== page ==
PhD Profile: Elliot Mitchell '21
Diabetes patients make daily considerations about their next meal, their next workout, or many other challenges affecting self-management. Those patients vastly outnumber the trained professionals who can provide immediate, personalized feedback. Elliot Mitchell saw the potential within data and machine learning to build consumer health tools that could make a difference in people’s lives.
He saw that potential before COVID-19 created greater isolation and less opportunities for patients to see trained professionals. Almost two years into this pandemic, many more are seeing the potential, and patients are realizing the immediate need.
“The pandemic has definitely emphasized the importance and potential benefit of digital health tools,” said Mitchell, who earned his PhD in Biomedical Informatics at Columbia University over the summer. “[We are] not necessarily looking at AI and technology as a road to replacing human practitioners, but to augment, support and expand the reach of what they’re doing. There is no way a human health coach is going to be a daily presence in somebody’s life, just based on how many that are out there, but there is a way an automated approach can fill in the gaps, continue communications, and reach out to people on a daily basis to supplement the human-to-human support.”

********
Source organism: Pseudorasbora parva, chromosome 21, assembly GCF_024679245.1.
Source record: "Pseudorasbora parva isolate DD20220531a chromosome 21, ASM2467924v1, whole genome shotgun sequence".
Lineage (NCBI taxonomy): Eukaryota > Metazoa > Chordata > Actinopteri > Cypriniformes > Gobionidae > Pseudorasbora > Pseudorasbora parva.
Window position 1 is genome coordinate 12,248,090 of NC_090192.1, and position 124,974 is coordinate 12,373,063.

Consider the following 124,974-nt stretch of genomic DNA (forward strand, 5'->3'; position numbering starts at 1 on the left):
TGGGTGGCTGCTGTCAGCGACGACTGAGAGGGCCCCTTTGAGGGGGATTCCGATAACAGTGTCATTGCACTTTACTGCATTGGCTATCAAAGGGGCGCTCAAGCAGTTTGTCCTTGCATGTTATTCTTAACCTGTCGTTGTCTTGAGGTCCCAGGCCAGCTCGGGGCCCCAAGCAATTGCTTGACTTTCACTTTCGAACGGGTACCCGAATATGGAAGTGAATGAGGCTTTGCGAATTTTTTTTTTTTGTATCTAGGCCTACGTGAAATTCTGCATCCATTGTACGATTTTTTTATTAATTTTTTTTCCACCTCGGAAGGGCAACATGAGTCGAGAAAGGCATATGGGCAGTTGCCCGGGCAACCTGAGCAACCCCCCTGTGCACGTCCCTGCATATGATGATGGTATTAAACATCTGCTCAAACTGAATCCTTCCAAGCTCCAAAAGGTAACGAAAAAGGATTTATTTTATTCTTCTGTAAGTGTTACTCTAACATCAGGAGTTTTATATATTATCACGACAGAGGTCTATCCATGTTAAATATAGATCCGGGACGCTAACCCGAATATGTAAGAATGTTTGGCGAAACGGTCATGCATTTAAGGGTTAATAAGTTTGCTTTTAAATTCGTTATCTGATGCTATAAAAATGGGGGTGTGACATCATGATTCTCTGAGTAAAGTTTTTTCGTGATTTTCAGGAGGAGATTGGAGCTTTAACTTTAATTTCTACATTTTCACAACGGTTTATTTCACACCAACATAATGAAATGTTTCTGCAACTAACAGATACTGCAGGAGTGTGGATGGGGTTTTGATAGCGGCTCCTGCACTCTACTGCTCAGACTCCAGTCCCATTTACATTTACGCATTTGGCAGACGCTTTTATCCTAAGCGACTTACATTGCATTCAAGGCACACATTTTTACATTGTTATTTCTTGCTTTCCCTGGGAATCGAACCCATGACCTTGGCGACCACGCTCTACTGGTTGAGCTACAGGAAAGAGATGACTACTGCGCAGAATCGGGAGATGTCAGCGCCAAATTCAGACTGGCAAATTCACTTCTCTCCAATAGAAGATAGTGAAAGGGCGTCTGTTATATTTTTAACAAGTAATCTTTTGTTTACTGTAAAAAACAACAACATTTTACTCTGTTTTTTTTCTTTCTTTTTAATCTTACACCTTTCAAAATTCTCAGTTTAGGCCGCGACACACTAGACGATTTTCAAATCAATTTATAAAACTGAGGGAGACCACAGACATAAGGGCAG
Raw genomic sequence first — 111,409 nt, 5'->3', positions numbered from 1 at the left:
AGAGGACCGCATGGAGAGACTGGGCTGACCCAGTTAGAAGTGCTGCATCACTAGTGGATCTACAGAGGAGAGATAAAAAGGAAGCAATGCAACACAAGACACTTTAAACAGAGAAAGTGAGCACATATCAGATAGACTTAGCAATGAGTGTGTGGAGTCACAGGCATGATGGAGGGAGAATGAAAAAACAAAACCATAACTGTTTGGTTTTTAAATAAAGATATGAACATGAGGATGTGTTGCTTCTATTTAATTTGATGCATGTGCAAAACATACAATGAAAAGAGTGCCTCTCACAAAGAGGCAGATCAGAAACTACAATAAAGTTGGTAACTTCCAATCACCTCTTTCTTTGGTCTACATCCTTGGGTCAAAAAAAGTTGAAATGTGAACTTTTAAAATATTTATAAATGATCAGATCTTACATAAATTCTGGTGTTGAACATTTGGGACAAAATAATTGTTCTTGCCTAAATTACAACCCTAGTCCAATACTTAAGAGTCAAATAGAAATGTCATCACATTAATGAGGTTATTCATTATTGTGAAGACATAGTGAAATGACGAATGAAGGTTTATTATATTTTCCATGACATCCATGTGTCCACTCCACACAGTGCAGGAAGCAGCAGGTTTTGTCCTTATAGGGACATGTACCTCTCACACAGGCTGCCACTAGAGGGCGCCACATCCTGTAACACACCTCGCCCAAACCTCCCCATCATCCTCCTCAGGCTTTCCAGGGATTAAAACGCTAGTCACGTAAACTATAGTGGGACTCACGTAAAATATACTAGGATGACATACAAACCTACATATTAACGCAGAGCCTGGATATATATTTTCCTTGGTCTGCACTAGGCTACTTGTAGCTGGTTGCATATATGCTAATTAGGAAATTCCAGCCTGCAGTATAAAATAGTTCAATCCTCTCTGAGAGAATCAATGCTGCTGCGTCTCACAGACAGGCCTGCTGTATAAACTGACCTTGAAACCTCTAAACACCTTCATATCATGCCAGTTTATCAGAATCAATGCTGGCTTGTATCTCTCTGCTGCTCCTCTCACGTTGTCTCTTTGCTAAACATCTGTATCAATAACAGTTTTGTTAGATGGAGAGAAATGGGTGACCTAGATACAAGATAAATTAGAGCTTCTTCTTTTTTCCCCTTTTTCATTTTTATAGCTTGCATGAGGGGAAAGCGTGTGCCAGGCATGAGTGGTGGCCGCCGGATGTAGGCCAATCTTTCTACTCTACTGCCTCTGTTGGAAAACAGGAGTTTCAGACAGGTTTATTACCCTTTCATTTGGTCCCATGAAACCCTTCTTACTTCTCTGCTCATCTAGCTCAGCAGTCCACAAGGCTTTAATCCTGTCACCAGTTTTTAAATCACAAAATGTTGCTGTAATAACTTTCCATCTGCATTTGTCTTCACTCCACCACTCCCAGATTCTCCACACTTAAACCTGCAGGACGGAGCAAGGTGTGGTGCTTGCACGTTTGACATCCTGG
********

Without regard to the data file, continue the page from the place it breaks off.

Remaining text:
Mitchell’s focus since his arrival at Columbia has been the interface between people and technology, and people and data. What are the ways that the data work and machine learning work can be put in front of people to help with making decisions? What information do they need, and how can it be presented?
He found an immediate connection with Dr. Lena Mamykina, who has done extensive work in this area, especially around diabetes self-management. There is no single standard that works for all diabetes patients, nor is there an easy way for patients to navigate a set of decisions that impact their daily health and well-being. One example is simple, but critically important — what should patients be eating on a daily basis?